Thursday, November 4, 2010

'Fat' Still a Hot Topic This Week, Only More Taboo

Since last week, and through to this week, people are all worked up over MUFAs - healthy fats that help lower bad cholesterol and improve heart health. This week, however it's a different story - people are still talking about fat, but not the kind you eat. At some point recently, somebody decided it became 'OK' again to blatantly call people 'fat' in the media - well, presumably, because since last week, my count is up to 4.

Gone are the days of tip-toeing around the issue of overweight and obesity, or being PC about it and calling people "heavy-set". Yup, the media seems to have taken their censors off recently.
First, Torontonians were reeling when a reporter slammed our mayor elect Rob Ford as being 'too fat' to be mayor, next, a Marie Claire blogger called the obese stars of the TV show Mike & Molly "fat people" who she found"disgusting" and "uncomfortable to watch" in one of her posts. As if that wasn't enough, renowned fashion designer Tom Ford made headlines when he shunned a customer by saying "I don't want fat guys like you in my shop" which was a big mistake on many accounts, including the fact that the customer was billionaire Jean Pigozzi. And finally, today, I read a headline that asked if Mike "the situation" Sorrentino from the massively successful MTV series Jersey Shore looks "fat" on the cover of Men's Health! Holy cow - to all this, I say "enough already"!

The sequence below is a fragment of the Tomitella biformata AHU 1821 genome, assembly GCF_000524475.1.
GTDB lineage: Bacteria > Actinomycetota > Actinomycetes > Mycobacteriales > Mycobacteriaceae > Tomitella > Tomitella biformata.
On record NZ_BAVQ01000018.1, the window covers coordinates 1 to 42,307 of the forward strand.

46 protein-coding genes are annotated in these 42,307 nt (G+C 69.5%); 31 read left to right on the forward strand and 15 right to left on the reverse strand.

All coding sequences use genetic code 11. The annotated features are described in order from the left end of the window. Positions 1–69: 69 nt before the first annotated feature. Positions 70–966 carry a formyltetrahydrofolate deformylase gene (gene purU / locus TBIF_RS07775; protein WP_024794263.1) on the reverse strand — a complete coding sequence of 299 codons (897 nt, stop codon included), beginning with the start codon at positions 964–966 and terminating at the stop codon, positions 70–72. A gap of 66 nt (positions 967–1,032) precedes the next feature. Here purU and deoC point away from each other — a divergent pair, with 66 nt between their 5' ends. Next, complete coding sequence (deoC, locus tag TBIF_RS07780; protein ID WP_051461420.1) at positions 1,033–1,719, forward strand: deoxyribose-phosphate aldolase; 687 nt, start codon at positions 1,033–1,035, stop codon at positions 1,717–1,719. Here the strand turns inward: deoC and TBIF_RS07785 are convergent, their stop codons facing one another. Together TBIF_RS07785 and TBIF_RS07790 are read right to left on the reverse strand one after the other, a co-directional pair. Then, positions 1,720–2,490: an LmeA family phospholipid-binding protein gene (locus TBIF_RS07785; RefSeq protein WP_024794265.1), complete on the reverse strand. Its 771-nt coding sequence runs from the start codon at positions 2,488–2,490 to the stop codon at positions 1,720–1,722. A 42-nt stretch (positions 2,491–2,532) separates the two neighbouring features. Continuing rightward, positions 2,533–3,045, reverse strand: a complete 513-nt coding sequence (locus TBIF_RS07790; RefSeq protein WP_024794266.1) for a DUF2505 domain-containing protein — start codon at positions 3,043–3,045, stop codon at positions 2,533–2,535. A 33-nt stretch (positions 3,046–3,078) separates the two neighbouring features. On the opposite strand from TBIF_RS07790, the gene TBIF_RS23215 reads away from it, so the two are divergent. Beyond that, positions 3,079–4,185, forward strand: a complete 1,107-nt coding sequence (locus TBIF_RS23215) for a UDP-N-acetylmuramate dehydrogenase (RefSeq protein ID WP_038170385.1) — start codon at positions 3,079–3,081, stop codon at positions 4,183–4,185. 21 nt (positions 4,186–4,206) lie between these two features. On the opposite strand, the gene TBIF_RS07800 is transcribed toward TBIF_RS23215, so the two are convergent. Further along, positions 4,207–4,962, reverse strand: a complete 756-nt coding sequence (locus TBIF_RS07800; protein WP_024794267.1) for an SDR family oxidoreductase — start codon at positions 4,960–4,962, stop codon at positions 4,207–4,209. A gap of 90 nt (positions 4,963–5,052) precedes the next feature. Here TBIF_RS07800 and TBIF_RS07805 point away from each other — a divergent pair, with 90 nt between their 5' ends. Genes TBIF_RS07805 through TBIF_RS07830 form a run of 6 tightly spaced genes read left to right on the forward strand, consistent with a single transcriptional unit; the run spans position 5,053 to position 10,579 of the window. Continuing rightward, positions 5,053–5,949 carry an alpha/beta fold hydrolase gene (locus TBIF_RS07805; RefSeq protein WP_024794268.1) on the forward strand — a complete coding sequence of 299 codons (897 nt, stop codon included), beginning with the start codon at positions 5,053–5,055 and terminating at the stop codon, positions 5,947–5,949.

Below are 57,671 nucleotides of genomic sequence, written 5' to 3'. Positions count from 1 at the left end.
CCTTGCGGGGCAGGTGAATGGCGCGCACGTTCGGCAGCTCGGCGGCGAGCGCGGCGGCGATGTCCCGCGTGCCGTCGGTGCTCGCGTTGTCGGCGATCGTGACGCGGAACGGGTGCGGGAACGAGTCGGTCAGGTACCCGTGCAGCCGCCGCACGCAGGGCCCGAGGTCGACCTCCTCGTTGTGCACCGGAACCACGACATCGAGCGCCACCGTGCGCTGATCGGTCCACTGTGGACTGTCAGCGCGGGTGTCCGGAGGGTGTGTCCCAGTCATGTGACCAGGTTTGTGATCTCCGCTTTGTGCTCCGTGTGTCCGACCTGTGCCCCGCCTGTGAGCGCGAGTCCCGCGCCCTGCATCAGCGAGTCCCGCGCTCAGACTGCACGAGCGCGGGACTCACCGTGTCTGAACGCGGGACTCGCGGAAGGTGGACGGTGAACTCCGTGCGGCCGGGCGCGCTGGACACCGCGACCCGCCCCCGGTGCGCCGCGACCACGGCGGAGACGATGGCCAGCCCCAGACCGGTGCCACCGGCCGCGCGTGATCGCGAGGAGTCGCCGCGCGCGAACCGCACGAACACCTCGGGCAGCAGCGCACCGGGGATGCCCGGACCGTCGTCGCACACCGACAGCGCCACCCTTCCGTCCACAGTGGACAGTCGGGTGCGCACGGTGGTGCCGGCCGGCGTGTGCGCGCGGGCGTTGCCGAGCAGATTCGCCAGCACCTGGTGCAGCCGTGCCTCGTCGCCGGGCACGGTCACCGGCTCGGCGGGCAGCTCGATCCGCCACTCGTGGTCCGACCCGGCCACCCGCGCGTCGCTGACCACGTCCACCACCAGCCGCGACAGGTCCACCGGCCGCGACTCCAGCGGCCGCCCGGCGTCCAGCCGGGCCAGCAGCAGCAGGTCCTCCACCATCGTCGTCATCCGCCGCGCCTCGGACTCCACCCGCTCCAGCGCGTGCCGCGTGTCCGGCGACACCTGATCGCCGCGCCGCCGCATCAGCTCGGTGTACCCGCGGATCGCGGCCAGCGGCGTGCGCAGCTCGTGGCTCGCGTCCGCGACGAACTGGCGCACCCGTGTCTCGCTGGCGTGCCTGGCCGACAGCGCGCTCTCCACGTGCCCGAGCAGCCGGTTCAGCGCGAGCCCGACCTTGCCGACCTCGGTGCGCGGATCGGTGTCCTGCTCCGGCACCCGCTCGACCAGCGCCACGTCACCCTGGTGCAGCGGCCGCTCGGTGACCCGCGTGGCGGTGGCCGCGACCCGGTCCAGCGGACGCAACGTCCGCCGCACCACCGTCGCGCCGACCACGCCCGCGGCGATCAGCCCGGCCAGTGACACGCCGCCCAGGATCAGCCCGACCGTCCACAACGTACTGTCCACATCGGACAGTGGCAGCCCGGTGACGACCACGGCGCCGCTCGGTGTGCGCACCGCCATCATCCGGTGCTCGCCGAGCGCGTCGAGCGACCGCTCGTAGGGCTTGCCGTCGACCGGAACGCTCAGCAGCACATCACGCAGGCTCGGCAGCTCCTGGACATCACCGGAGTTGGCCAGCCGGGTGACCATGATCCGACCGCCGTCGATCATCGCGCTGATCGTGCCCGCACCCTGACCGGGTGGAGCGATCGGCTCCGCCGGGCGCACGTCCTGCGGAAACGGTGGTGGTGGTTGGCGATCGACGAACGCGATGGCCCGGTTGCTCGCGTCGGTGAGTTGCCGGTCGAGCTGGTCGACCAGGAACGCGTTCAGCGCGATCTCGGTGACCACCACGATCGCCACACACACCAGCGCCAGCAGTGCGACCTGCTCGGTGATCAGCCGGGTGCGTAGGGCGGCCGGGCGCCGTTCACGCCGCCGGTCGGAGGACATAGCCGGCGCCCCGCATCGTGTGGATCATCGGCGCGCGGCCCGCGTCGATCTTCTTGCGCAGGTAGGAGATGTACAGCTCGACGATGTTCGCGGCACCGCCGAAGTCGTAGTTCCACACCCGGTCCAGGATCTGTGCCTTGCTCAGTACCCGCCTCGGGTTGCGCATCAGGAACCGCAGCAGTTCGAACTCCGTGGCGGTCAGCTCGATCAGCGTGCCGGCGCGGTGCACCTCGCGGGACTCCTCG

Whatever someone's weight happens to be, it is never OK to outright call people 'fat'. As I mentioned in my post about Rob Ford, there are so many reasons why people are overweight or obese, and it's not just about what they eat or how much they move around. In fact, there are 12 key determinants of health as outlined by the World Health Organization that influence all aspects of everyone's lives. These include income and social status, social support, relationships with family and friends, genetics, health services, culture and education, just to name a few. The way that all 12 of these determinants interact eventually result in the health outcomes that we see in people. You can check out more about this topic here.

So come on people, ignorance not an acceptable excuse when it comes to criticizing others in regards to their appearance. Let's all be a little bit more objective and understanding and keep our judgments to ourselves. And to the media: put those censors back on!

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